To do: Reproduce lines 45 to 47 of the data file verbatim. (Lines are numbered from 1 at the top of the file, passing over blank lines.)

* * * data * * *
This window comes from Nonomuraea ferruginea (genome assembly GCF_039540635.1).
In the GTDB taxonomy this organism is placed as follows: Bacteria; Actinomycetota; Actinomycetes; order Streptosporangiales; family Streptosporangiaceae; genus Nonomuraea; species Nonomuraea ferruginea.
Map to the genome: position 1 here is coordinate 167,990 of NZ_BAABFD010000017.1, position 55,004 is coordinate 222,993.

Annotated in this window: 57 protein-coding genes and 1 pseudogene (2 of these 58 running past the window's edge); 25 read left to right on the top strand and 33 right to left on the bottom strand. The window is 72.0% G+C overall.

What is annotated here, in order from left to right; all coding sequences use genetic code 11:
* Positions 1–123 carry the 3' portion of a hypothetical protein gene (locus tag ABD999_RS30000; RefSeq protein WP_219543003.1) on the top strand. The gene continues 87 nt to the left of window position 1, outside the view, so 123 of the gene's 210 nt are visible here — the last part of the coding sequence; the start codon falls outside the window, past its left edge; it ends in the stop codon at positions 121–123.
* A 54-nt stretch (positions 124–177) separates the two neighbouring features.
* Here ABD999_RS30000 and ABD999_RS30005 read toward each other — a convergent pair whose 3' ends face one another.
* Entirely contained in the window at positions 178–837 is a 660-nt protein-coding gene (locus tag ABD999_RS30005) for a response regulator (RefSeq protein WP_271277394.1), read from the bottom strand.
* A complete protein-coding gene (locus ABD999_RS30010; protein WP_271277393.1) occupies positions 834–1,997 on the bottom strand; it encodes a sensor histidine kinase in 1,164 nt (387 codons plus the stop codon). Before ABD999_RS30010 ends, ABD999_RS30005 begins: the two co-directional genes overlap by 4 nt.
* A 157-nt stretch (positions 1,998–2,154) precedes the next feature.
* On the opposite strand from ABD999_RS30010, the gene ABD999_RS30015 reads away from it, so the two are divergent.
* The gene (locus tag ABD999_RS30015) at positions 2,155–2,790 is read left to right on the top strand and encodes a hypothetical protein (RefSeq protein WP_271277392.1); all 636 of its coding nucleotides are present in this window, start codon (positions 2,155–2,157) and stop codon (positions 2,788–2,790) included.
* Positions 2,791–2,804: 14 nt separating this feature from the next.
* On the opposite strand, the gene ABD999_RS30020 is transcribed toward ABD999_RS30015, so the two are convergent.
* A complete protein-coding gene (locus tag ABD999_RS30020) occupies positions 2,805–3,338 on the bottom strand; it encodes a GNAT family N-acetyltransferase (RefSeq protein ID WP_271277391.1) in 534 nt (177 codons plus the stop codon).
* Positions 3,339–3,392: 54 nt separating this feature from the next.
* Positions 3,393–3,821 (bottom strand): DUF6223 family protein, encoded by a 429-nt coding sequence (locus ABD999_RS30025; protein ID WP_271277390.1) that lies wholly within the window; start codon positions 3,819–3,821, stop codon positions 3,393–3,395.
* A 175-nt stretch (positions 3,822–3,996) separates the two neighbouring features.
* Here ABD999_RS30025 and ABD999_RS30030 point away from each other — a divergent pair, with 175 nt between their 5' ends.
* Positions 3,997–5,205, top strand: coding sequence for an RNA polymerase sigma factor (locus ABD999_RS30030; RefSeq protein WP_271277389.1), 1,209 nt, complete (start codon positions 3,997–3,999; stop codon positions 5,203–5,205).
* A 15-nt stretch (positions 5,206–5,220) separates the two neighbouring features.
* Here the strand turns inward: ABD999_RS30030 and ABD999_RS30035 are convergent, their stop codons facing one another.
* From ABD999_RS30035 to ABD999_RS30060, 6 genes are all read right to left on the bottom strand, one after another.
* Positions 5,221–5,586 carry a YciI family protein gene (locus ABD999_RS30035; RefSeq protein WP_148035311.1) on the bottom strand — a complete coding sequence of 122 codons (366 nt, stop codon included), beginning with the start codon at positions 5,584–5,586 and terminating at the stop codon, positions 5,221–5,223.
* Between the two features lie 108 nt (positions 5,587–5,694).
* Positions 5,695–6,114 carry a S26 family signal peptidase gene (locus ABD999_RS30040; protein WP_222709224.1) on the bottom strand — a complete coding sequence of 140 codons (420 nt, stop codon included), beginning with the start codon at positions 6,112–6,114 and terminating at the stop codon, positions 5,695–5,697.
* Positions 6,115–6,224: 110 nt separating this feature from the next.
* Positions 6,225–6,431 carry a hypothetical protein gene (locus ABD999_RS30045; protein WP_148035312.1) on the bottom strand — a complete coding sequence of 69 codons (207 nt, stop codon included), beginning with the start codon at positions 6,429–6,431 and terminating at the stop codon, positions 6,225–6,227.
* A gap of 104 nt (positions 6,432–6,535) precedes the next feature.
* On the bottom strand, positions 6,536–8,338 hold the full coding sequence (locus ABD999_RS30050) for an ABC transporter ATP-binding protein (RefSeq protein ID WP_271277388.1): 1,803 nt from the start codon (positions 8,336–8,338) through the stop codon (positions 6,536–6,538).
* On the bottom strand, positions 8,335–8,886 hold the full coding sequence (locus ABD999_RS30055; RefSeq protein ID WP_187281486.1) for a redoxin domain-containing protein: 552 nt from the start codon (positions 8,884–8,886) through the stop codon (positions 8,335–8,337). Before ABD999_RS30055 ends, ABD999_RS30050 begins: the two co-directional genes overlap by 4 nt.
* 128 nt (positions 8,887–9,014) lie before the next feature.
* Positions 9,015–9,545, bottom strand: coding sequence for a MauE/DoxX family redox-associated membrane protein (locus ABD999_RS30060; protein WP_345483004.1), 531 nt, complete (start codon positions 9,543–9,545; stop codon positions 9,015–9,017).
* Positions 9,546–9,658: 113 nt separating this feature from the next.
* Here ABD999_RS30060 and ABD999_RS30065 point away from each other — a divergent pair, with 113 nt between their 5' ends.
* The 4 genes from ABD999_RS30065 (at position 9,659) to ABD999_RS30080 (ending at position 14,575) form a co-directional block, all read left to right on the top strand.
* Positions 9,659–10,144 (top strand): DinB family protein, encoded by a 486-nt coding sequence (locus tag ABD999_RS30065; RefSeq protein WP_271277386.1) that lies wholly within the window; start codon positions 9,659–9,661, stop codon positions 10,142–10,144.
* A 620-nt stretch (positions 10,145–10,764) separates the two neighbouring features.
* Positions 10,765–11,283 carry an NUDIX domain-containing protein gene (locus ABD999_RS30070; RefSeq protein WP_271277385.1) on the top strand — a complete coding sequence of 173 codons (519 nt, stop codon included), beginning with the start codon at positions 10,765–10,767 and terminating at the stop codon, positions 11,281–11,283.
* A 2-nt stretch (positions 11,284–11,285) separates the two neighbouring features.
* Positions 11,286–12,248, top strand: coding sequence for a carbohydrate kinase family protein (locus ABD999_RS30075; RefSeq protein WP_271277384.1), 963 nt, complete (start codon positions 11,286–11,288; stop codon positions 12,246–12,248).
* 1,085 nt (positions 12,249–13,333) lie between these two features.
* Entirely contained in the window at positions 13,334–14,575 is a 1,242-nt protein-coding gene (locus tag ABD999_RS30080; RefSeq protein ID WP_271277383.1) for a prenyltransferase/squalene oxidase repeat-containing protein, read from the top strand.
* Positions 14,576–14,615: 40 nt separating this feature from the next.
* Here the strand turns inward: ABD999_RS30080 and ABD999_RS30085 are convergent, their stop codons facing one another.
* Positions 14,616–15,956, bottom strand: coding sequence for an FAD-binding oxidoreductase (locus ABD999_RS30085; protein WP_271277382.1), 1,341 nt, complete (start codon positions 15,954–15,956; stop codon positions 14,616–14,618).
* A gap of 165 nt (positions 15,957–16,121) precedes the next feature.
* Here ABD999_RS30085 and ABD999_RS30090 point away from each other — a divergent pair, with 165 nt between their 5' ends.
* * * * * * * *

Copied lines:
* Positions 14,576–14,615: 40 nt separating this feature from the next.
* Here the strand turns inward: ABD999_RS30080 and ABD999_RS30085 are convergent, their stop codons facing one another.
* Positions 14,616–15,956, bottom strand: coding sequence for an FAD-binding oxidoreductase (locus ABD999_RS30085; protein WP_271277382.1), 1,341 nt, complete (start codon positions 15,954–15,956; stop codon positions 14,616–14,618).